Well it was glamorous!

The National Book Awards, the NY literati equivalent of the Oscars was held in Times Square last night, complete with bowties, a hilarious Fran Leibowitz, and enough of the highest writing talent to make even editors feel starstruck. Although I was rooting for Gene Yang, sincere congratulations to this year’s winner in the Young People’s Literature Category!


The Astonishing Life of Octavian Nothing, Traitor to the Nation, Vol. 1: The Pox Party,” by M.T. Anderson (Candlewick Press) took the award home — but he started his acceptance speech with . . . American Born Chinese!

Here’s what today’s Washington Post reports:

In his acceptance speech, Anderson made a point of noting that Gene Luen Yang’s “American Born Chinese” was the first graphic novel nominated for a National Book Award. “There is a lot of dithering in the blogosphere,” he said, about whether graphic novels are worthy. This can now be laid to rest.

[. . . ]

Before the ceremony, which was held at Manhattan’s Marriott Marquis Hotel, writers and publishing folk drank and mingled.

Yang said he thinks we’re “in the middle of a renaissance for the graphic novel” — finally seeing “an entire body of work” in the form that aspires to be literature.

And today’s L.A Times :

The award for young people’s literature went to M.T. Anderson for “The Astonishing Life of Octavian Nothing, Traitor to the Nation, Vol. 1: The Pox Party,” the tale of a slave in revolutionary Boston, published by Candlewick Press. In accepting, Anderson praised the nominating panel for including for the first time in the National Book Awards’ 57-year history a work of graphic fiction, Oakland comic artist Gene Luen Yang’s “American Born Chinese.”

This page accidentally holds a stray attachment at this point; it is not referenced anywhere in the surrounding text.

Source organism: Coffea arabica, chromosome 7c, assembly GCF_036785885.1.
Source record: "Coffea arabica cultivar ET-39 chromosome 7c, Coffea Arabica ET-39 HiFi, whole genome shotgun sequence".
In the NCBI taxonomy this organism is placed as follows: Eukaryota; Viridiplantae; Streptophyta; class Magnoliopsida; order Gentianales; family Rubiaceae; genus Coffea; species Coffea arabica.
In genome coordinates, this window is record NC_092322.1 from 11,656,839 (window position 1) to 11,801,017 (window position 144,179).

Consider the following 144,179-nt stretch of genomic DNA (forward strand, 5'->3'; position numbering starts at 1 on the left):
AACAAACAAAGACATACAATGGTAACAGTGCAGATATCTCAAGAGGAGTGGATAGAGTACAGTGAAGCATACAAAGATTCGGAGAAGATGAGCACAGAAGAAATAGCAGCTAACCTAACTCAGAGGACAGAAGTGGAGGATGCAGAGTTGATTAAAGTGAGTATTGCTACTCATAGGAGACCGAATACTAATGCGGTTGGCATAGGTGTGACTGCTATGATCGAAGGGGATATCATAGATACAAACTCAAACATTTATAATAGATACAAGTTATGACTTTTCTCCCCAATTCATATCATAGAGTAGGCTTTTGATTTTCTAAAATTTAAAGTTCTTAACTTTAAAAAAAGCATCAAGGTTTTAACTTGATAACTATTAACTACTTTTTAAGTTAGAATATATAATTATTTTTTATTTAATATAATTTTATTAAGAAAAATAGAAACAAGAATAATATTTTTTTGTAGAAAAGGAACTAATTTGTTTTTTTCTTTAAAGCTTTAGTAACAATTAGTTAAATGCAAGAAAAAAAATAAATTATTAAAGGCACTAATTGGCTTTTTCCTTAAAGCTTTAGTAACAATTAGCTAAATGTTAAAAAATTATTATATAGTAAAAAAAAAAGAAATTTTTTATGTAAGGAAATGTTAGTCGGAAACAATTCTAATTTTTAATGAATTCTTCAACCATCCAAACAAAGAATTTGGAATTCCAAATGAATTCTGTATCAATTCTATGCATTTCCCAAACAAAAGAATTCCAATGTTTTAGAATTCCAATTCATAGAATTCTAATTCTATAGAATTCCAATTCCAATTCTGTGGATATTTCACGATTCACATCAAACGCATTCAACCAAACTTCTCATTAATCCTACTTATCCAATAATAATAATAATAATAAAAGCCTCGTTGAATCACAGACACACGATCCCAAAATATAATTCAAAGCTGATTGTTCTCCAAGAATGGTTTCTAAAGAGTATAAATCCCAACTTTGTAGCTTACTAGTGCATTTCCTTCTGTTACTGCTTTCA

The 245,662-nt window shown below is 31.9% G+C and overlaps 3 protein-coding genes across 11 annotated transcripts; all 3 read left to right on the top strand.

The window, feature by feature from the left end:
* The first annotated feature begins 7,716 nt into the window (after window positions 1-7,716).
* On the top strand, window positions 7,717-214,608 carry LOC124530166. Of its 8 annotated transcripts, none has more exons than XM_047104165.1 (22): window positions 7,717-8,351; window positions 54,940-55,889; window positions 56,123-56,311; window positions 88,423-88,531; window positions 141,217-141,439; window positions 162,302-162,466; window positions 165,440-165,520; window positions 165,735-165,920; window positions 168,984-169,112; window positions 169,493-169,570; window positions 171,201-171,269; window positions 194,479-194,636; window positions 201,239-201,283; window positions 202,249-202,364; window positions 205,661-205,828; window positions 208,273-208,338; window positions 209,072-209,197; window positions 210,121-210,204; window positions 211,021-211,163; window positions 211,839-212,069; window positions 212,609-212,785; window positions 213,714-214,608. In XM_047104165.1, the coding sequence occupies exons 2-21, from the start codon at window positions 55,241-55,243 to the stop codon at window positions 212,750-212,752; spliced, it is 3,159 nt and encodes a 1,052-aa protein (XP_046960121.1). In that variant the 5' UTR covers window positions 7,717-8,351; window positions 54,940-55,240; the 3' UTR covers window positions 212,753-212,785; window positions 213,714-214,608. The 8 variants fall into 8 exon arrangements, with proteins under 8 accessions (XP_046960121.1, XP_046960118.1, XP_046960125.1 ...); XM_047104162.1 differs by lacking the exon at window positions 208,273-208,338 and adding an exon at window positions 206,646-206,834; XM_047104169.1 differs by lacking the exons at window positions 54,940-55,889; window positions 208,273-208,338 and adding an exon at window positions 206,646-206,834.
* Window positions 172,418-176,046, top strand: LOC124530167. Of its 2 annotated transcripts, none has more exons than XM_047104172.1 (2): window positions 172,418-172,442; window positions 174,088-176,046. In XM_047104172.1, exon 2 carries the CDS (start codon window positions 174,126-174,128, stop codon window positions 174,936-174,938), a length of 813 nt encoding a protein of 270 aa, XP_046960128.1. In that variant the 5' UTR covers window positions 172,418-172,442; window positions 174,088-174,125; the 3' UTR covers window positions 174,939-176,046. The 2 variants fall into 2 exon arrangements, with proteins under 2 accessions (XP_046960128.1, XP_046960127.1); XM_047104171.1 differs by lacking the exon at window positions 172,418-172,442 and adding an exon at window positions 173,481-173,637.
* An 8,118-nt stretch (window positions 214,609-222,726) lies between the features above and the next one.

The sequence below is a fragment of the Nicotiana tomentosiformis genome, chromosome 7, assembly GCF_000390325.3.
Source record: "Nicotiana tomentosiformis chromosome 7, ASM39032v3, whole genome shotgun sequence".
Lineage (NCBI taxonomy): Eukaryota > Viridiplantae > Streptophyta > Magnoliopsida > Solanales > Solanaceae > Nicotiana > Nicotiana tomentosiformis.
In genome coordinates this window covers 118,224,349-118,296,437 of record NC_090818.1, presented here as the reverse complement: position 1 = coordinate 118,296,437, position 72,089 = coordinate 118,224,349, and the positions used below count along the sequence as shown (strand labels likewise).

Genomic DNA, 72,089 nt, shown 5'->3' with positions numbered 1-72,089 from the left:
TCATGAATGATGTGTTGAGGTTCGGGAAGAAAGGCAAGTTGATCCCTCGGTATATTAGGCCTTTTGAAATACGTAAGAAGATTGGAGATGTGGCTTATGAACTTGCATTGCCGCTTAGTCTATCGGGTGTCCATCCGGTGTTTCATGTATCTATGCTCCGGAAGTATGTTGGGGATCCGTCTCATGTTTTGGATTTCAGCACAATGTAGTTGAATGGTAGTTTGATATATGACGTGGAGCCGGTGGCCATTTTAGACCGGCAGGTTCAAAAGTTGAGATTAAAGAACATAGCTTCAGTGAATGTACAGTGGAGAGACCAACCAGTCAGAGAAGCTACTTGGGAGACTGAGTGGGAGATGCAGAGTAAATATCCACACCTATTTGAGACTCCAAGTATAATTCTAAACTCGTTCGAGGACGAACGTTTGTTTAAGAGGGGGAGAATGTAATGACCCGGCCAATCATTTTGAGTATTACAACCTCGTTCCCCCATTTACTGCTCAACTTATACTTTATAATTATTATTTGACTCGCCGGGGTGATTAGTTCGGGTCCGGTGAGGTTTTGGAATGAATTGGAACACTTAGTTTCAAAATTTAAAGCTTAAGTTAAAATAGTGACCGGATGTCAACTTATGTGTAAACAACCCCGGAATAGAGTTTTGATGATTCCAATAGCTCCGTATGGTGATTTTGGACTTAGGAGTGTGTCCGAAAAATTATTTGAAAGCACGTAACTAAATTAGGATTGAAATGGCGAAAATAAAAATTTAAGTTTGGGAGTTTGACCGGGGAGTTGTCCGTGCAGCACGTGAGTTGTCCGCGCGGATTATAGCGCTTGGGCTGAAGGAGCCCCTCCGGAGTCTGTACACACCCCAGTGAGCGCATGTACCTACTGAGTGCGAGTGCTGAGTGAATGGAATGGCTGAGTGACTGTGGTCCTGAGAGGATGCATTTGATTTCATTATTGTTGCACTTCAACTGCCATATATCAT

“I am just really glad we are leading the charge,” he said of the nomination of a story told through its artwork as much as its words.

Speaking before the awards ceremony, Yang described his nomination as a step forward for all graphic artists. “It is a recognition of work done over the last 10 years,” he said.

“Art Spiegelman once made a promise that comics could be literature,” he said. “I think this shows we’re getting there.”

For Yang, literature is a night job. He teaches computer science at a high school in Oakland, comes home for “family time” between 6 and 9 p.m. — his wife teaches fourth grade — then finally sits down to his art.

“How much I do depends on the night,” he said. “I’ve gone all the way till 1. But sometimes I’m too tired after an hour.”

His nominated work, “American Born Chinese,” is about a Chinese American boy who moves from San Francisco’s Chinatown to the suburbs.

3 Comments on “ The National Book Award ”

  • dave roman | November 16th, 2006 5:50 pm

    That was really cool of MT Anderson to mention Gene and graphic novels. I’ve heard really great things about his book too.

  • Joe | November 17th, 2006 7:14 am

    Hi, Mark,
    I know your new range of GNs have gone down well with the crew here and it is terrific to see such mainstream attention and respect given to the medium – kudos to the First Second crew.

  • Nick Bruel | November 21st, 2006 5:39 pm

    With all due respect to the winner, “American Born Chinese” remains the best book I’ve read so far this year. Nothing else has touched me in the way this book has. It will always remain a standout.

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